There are few directors that make mesmerising films about absolutely nothing like Paul Thomas Anderson. It’s for this reason that it’s very difficult to describe exactly what The Master it’s about. But at the same time, there are no hidden meanings. There’s nothing to “get”. Everything is laid out for the audience to interpret. It’s like a good novel. And just like a novel, you are tempted to revisit it every now and then.
The Master is probably the most novelistic film of the year, that never really breaks away from one man’s imagination. It doesn’t really reach a climax like a traditional film either, more of a breaking point. With Freddie Quell (Joaquin Phoenix) and Lancaster Dodd (Philip Seymour Hoffman) we have just two men trying to make sense of a world still only just managing to recover from the horrors of World War II. And they discover that there is no real master, just two sides to a very complex coin. And both sides are looking for answers, even if they don’t quite know what the question is.
Naval veteran Freddie Quell arrives back home in America after fighting in the WWII. He’s very unsettled and doesn’t really know what his future is, so he just stumbles around for a while waiting for something to happen. Then he meets Lancaster Dodd, known for a large part of the film as the master in question. He’s the charismatic leader of The Cause, a rather interesting sect that Freddie becomes tantalised with.
Joaquin Phoenix brings a superb edge to the character of Freddie Quell. It’s like he’s read his lines, noted what emotion or reaction is needed, and shuffled them. It’s not entirely a work of genius, but for the most part Phoenix is totally unreadable, and is the unlikeliest of heroes. For people who find this king of storytelling dull, Phoenix’s performance should be able to keep their attention. We really do have no idea how he’s going to act from scene to scene.
Philip Seymour Hoffman is really the biggest surprise here as Lancaster Dodd. He shows a new side to him that we haven’t really seen in his previous work. He’s funny, charming, and enthusiastic. When Dodd and Freddie are together, you can feel a real clash of egos. It’s a tension that really drives the film. There is more than a gentle hint that Lancaster feels a little emasculated by his wife Peggy (Amy Adams). She’s very tough and business-like. There are many occasions when it seems if anyone can be described as a master, it’s her.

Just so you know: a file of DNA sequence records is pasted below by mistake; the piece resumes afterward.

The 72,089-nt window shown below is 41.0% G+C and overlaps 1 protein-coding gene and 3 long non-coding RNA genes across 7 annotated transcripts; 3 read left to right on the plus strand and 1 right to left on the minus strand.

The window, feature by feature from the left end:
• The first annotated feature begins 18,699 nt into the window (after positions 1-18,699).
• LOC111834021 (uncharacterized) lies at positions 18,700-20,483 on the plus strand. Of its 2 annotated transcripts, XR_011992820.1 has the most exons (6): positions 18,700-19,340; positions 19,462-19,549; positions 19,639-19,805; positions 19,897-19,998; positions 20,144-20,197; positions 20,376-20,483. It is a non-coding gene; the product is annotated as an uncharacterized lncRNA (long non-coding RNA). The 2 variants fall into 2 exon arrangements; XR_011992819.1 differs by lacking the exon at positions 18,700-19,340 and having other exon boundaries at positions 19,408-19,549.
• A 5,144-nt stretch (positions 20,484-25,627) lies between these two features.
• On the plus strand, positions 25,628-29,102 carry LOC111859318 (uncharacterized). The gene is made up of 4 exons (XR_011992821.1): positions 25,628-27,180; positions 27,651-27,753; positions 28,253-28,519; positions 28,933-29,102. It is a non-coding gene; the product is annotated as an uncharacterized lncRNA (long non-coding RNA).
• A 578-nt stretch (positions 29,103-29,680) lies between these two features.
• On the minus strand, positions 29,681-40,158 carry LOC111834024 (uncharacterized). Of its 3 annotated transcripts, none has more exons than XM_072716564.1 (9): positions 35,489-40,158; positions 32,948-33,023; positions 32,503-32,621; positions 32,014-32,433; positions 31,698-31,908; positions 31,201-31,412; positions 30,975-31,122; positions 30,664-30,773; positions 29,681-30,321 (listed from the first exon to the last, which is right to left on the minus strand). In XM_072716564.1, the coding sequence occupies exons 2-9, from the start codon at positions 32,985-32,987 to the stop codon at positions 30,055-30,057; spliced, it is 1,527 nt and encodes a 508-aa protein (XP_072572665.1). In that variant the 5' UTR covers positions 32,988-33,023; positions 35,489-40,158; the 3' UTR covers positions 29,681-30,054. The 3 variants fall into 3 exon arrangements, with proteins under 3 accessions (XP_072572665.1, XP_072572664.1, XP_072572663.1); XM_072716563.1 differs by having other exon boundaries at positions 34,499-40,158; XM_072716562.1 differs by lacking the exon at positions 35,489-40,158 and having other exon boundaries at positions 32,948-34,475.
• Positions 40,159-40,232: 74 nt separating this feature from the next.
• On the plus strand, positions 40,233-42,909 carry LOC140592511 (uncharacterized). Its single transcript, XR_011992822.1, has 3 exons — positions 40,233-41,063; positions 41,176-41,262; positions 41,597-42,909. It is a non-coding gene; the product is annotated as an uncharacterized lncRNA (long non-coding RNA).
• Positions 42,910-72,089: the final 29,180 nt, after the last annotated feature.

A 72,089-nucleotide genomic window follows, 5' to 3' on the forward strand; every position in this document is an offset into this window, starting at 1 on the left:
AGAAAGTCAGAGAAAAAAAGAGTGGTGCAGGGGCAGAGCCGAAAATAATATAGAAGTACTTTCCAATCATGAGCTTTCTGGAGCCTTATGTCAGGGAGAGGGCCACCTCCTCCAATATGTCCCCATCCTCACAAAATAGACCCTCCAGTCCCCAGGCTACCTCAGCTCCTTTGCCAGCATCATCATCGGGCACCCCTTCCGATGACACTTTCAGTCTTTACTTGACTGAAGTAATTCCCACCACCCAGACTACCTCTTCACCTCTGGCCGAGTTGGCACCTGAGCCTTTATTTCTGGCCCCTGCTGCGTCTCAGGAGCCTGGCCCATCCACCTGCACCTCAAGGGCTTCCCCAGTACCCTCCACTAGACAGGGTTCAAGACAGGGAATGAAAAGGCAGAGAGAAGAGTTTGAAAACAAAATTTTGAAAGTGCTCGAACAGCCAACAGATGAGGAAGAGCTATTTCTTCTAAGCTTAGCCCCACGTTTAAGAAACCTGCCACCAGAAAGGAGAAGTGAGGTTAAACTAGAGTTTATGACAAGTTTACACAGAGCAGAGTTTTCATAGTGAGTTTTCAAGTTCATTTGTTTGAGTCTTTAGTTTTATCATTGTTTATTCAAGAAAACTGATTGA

This is one of the real beauties of Paul Thomas Anderson’s film. Each scene is left wide open for the audience to interpret. It certainly will be a great film for audience’s to talk about, partly because of the presentation of Dodd’s cult The Cause. It looks and sounds like Scientology, and Anderson thinks that’s okay. He’s intelligent enough to admit that while many of it’s activities are unorthodox, or even illegal, it does work for some and that’s good enough for him. He certainly doesn’t paint Dodd as some maniac, or Freddie a brainwashed innocent. Anderson thinks if you want to come to that conclusion, you should reach it yourself.
While The Master is a film open to many forms of interpretation, that doesn’t mean that it can’t have a big impact. Some scenes are so memorable and powerful that they will stay with the audience for a long time after they leave the cinema. Dodd and Freddie continue to collide with each other, possibly because they’re trying to cope with an inconvenient truth; it really is impossible to recover from the past.
It’s naturally being tipped for Oscar glory, and deservedly so, if only the audience saw it that why. When it opened in the US it was met with a rather mixed response, with some people probably feeling a little alienated by Paul Thomas Anderson’s style of storytelling. The conclusion of the film certainly disappoint some people expecting a crescendo. Never the less, The Master is poetic, beautifully made, and is the boldest movie to come out of the US in 2012.
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